Home > Personal Loans > Negotiating With the IRS Just Got a Bit Easier

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If you owe the federal government a tax debt, it may be easier to strike a deal to settle your debt for less than the full balance through an Offer in Compromise, thanks to new guidelines recently issued by the Internal Revenue Service. Larry Heinkel, a Florida tax problem resolution lawyer says this change is “gigantic.”

Heinkel describes the changes:

When considering a taxpayer’s proposed Offer in Compromise to settle a tax debt, the IRS looks at (i) the taxpayer’s total equity in assets that it could seize for payment, plus (ii) the present value of the amount it believes the taxpayer can pay each month toward the outstanding balance.

While the rules about calculating the first part of the equation have not changed, the IRS has made a significant and favorable change to how it calculates the “present value” of a taxpayer’s ability to pay monthly. Previously, the monthly ability to pay was multiplied by 48; now it is only multiplied by 12.

As an illustration, let’s say your income is $4,000 a month, and your allowable expenses (explained below) are $3,000 monthly. That means the IRS will assume you can pay $,1000 a month toward the debt you owe them. Under the old OIC formula, the IRS would multiply that $1,000 a month by 48 to arrive at the present value of that income stream, and insist that the taxpayer come up with at least $48,000 to settle the debt (plus equity in assets).

But under the new rules, they will multiply that amount by 12 months. So in the example above, the taxpayer would only have to come up with $12,000 to settle the debt, rather than $48,000 (plus equity in assets).

Clearly it would be a lot easier for someone with few assets to, say, borrow $12,000 from a relative to resolve the debt than it would be to get their hands on $48,000.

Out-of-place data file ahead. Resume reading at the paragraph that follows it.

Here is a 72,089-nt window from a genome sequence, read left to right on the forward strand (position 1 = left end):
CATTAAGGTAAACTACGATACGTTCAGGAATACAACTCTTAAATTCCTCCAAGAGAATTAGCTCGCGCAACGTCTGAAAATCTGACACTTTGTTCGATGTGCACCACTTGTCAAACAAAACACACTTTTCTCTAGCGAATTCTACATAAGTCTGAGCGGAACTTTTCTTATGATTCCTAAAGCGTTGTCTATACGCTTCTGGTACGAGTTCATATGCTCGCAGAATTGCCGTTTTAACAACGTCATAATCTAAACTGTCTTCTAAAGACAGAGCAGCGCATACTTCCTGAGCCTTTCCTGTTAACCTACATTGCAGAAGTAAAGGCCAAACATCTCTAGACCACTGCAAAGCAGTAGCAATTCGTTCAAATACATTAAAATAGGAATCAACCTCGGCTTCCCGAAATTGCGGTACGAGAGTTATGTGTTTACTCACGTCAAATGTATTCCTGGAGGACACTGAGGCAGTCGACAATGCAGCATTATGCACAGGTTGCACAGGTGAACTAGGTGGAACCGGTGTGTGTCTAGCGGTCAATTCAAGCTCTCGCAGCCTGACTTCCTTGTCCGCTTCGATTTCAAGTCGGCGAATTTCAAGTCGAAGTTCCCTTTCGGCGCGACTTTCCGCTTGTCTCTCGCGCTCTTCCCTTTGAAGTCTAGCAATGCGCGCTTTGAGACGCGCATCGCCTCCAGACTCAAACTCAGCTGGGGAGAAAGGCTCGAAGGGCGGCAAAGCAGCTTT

Heinkel points out, however, that the IRS will not allow all of the taxpayer’s living expenses in determining the ability to make monthly payments. Rather, only “necessary” living expenses are allowed, based on state and national “standards.” If your actual monthly expenses are higher, too bad. (And for the self-employed, the IRS will look at the last six months of income and expenses to get an average monthly income figure).

Does that mean this program is a slam dunk for taxpayers who can find the money to settle? Unfortunately, no. The IRS may refuse to accept an Offer In Compromise if it believes the taxpayer has other assets it can seize to pay the debt. (And a lot of things are fair game, including IRAs or home equity.) Nor will the OIC likely be accepted if the taxpayer transferred assets into someone else’s name, or if it would be against public policy — such as settling a tax debt after they convicted the taxpayer of fraud.

And to even apply for an OIC, you must pay a $150 nonrefundable application fee and include 20% of the amount you are proposing to settle with upfront. If the application is not approved, that payment will go to the tax debt.

If the offer is approved, you’ll have to pay the agreed upon amount in no more than five payments over five months. If you need a longer installment plan, you’ll have to multiply the amount you have available monthly to pay the IRS by 24 instead of 12, and pay the compromised amount over those 24 months.

“I still think bankruptcy is better than OIC in many cases, but if you have certain civil penalties (such as being responsible for unpaid payroll taxes that can’t be discharged), maybe the OIC is good,” Heinkel advises.

Finally, if you do pay off your tax debt through an Offer in Compromise, you’ll be on what he refers to as “5-year probation.” He warns: “For the next five years you must file your taxes on time and pay in full. If you don’t, then the deal is off. The IRS keeps all the money you gave and you owe the rest of what you owed, plus whatever you now owe as a result of the new problem.”